It is common knowledge to anyone who has lived on in central Florida for more than a few months that our little slice of heaven has no seasons. Or does it? I say yes! If you are thinking of seasons in the traditional sense of spring, fall, autumn, or winter – you will be sadly disappointed as it seems to only go from real hot (summer) to kind-of hot (winter).
The changing of seasons doesn’t square up with our climate that falls on the edge of sub-tropical and temperate zones, with a considerable slide to the sub-tropical side of that edge over the last handful of years. For an angler to appreciate changes in season for our area one must forget about cooling temperatures or warming trends and instead take a look at our readily available “nature” that surrounds us. Some more tropical species of fish head south and become less of a daily event and lean to the side of an unexpected treat. While other species of fish that prefer cooler water arrival to spend their winter. The amount of birds from ducks to wading birds and more, swell to amazing numbers when north winds and cold fronts chill their summertime homes.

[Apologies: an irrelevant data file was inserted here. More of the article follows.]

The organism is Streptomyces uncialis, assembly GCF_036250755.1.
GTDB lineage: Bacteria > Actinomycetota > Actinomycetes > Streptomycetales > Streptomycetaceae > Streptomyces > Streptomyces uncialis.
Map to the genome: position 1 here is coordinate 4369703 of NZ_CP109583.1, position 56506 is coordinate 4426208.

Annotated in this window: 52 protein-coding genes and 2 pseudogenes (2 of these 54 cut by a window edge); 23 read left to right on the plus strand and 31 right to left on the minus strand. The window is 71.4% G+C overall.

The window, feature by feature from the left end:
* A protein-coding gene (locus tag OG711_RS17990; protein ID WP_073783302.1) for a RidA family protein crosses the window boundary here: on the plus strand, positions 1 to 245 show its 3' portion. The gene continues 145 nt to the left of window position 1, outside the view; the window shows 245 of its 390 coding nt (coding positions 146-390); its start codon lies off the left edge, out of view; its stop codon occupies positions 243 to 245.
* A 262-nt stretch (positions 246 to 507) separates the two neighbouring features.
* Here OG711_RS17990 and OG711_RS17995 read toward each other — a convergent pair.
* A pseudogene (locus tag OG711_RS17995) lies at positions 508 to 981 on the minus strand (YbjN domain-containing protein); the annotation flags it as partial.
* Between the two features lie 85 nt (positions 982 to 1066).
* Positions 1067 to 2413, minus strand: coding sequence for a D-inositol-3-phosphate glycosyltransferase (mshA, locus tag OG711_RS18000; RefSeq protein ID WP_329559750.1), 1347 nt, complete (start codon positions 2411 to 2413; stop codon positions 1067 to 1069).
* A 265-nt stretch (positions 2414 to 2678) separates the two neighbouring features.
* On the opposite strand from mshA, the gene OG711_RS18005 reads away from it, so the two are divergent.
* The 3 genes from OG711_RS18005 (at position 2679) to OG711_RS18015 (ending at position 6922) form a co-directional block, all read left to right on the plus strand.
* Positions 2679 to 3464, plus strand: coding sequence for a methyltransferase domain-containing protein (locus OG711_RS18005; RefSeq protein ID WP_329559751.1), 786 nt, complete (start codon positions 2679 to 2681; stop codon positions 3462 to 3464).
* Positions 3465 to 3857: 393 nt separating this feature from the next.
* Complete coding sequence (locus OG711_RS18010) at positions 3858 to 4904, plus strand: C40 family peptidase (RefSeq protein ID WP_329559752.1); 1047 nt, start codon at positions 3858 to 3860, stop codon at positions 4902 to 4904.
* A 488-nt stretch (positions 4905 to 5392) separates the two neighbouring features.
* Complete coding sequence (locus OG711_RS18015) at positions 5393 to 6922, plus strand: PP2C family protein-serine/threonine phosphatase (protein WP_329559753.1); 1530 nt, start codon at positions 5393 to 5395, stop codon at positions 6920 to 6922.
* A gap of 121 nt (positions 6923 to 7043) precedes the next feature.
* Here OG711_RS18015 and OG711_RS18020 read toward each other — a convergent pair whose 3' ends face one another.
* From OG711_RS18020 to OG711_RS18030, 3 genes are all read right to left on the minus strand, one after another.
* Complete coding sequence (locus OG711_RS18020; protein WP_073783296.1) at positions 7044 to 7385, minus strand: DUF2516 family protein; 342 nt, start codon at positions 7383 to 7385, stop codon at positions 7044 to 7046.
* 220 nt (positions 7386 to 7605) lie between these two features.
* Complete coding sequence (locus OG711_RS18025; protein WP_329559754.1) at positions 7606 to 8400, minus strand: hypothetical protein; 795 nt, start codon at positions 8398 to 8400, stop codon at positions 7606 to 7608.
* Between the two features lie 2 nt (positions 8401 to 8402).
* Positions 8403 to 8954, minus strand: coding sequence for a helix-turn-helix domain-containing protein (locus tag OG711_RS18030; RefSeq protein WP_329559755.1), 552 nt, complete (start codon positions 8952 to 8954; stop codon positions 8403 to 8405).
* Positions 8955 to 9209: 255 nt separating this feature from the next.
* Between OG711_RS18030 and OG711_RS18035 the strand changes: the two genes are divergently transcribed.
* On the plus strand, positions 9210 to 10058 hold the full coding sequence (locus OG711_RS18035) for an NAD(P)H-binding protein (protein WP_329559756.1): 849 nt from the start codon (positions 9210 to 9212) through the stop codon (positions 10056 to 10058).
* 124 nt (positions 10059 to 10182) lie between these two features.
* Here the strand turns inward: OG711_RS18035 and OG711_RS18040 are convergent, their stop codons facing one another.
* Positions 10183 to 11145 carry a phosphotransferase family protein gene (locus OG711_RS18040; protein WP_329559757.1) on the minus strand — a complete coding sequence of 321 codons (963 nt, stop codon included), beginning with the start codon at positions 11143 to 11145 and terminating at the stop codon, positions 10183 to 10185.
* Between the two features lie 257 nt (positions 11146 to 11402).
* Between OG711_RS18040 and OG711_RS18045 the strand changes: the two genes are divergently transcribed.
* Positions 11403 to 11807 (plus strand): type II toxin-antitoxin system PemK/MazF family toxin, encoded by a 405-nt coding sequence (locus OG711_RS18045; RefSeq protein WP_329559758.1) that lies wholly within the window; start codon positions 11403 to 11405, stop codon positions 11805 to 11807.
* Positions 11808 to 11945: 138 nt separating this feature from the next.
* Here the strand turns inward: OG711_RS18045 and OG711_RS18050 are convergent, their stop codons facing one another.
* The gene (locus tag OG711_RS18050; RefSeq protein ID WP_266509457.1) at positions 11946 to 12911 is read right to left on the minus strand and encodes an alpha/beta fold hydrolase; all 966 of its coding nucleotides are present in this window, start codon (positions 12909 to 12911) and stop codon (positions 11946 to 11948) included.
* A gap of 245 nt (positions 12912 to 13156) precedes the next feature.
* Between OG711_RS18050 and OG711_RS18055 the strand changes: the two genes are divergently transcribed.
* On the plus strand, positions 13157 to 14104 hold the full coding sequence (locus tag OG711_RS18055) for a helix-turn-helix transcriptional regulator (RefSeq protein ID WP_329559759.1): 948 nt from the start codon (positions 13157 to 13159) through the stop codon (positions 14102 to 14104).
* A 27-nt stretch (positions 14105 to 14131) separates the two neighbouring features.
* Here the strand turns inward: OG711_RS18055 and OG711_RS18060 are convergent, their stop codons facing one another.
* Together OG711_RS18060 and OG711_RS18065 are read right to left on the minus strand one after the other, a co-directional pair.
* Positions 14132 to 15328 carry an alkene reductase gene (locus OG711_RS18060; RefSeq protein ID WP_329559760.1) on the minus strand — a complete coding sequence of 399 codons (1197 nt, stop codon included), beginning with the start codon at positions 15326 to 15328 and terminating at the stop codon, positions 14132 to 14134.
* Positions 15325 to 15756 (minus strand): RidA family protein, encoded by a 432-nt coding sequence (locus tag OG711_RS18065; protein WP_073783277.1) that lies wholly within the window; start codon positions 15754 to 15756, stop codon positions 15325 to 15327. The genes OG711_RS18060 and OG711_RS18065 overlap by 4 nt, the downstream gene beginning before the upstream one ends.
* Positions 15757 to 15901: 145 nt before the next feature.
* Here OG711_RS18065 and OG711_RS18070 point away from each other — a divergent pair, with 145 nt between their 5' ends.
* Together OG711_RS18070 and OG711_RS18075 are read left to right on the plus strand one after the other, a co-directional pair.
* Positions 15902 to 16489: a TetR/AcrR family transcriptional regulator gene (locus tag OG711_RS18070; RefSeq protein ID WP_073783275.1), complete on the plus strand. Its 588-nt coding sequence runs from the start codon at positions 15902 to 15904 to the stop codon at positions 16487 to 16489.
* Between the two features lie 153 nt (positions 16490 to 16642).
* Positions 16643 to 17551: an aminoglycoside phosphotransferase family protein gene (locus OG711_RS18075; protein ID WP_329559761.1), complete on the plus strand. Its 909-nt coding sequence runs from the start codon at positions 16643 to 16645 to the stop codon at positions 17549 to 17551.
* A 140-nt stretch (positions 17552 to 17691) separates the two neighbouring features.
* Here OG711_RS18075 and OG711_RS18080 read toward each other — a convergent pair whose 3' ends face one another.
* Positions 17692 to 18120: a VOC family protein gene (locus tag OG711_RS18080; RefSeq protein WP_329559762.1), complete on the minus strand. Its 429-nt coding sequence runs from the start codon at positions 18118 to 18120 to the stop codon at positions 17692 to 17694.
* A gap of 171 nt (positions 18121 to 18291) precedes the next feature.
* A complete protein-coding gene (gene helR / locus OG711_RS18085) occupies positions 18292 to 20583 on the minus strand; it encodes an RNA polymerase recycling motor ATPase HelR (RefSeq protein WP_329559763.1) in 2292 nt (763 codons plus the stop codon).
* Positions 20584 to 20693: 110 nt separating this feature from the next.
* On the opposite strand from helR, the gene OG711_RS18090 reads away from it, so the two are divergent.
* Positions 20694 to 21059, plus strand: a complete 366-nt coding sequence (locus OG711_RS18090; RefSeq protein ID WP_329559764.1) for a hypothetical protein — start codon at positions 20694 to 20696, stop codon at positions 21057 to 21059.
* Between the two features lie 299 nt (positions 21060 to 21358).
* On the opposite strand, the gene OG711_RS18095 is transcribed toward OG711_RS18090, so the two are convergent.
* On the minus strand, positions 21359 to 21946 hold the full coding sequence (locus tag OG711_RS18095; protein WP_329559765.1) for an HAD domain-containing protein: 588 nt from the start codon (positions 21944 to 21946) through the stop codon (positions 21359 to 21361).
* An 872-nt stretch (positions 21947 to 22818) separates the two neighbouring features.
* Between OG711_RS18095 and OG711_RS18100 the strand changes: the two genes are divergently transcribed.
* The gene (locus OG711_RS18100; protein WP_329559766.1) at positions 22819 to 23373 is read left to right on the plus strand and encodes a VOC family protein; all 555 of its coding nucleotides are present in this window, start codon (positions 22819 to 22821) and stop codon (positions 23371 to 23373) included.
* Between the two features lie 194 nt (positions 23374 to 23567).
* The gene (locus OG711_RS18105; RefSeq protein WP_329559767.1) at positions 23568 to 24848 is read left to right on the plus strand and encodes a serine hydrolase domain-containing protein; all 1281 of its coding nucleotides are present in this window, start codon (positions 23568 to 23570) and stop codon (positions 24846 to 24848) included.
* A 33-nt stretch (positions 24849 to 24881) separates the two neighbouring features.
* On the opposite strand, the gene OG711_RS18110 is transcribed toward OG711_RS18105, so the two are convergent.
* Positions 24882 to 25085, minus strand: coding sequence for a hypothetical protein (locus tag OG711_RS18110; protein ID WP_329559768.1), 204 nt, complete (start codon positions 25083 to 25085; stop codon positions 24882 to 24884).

Great migrations and relocations happen in the animal world on schedules that stay relatively constant year in and year out. This gives anglers the “seasons” they look forward to! Cobia and tripletail in spring, summer tarpon, winter black drum, spring sea trout, and many more have us dreaming of what will come. As kayak anglers paying attention to what your target species are throughout the year, it is imperative to success. Understanding the ebb and flow of those “seasons” takes time and some investigation on your part. That knowledge will have you ready to tackle all our top predators. Preparing for something as challenging as the summer beach tarpon run is a month’s long endeavor. Not only will understanding other fish seasons help you to prepare, but it will also help you get the last of a good thing. Some of my favorite fishing is our summer tarpon and snook! Understanding how those fish react to cooler water temperatures and shorter days can extend your catching as it cools. Most of your action with these two specific targets comes in those hot months, but some well-placed adventures this month can have you on some hot action before the slower cool months settle in. So, forget about those seasons all our friends in the north rave about and get on some of our fishy seasons here at home.